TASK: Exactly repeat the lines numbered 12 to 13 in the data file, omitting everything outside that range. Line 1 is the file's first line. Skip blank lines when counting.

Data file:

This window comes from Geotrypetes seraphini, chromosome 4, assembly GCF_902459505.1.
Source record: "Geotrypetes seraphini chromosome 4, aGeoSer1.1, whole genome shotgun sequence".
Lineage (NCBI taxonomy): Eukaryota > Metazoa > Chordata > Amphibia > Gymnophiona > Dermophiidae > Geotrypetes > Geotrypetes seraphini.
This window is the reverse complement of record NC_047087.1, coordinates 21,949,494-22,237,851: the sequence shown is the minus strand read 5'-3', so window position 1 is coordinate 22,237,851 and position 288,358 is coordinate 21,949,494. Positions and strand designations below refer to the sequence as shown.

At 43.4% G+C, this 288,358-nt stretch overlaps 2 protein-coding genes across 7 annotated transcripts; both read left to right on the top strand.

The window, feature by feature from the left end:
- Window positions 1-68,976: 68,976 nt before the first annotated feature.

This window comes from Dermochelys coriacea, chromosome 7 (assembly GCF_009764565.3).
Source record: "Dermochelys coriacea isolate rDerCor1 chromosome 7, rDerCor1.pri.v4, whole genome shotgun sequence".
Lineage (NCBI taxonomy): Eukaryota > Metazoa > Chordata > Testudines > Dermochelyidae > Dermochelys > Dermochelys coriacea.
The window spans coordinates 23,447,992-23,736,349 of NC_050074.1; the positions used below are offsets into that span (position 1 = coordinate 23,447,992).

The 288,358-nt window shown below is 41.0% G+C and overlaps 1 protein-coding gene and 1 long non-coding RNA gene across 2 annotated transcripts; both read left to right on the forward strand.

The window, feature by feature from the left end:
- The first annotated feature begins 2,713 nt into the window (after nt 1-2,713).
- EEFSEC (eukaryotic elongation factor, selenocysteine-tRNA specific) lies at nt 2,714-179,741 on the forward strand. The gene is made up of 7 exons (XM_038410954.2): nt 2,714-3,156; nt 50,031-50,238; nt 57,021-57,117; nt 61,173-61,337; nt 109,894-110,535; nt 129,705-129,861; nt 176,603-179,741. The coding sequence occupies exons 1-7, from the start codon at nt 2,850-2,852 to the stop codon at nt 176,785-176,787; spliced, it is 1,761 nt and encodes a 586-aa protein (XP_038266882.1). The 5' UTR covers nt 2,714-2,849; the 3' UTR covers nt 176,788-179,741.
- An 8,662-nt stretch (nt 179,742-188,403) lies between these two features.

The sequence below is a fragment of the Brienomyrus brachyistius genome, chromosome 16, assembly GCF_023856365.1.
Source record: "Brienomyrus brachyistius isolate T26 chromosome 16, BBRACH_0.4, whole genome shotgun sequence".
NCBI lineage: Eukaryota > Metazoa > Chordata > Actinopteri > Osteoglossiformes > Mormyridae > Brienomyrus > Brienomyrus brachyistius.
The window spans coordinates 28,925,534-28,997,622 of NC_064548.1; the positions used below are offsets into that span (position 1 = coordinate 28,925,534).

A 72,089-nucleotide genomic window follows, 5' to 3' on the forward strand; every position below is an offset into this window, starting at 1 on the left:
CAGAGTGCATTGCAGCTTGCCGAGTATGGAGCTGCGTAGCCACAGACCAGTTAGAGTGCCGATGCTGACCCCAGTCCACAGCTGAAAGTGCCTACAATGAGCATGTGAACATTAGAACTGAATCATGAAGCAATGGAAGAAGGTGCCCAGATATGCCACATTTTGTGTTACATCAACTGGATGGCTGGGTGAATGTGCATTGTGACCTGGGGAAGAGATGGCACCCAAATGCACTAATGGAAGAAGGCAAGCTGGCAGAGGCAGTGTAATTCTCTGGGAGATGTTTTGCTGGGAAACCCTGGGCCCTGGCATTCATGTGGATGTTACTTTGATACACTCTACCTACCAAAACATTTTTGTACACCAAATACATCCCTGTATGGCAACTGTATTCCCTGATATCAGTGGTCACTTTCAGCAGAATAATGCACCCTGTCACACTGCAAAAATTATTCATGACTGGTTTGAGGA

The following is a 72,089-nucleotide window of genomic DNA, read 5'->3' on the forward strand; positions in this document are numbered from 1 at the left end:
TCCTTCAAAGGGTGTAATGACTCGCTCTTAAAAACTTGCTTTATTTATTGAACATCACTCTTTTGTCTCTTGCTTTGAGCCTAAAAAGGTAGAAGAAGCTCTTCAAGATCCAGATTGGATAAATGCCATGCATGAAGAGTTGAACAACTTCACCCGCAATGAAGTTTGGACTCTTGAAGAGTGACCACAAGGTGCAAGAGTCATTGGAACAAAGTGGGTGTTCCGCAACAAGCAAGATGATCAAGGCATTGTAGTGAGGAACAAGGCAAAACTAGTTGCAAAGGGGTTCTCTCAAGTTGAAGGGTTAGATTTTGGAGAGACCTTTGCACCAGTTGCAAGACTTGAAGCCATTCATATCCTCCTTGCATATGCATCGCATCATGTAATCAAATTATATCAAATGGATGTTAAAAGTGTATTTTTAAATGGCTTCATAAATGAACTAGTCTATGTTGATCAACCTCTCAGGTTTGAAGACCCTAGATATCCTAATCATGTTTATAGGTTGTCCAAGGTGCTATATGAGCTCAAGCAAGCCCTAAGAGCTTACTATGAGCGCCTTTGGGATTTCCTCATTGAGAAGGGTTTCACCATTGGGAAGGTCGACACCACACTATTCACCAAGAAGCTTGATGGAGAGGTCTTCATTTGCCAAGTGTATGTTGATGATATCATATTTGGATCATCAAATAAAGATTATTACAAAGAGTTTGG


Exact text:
The 288,358-nt window shown below is 41.0% G+C and overlaps 1 protein-coding gene and 1 long non-coding RNA gene across 2 annotated transcripts; both read left to right on the forward strand.

The window, feature by feature from the left end: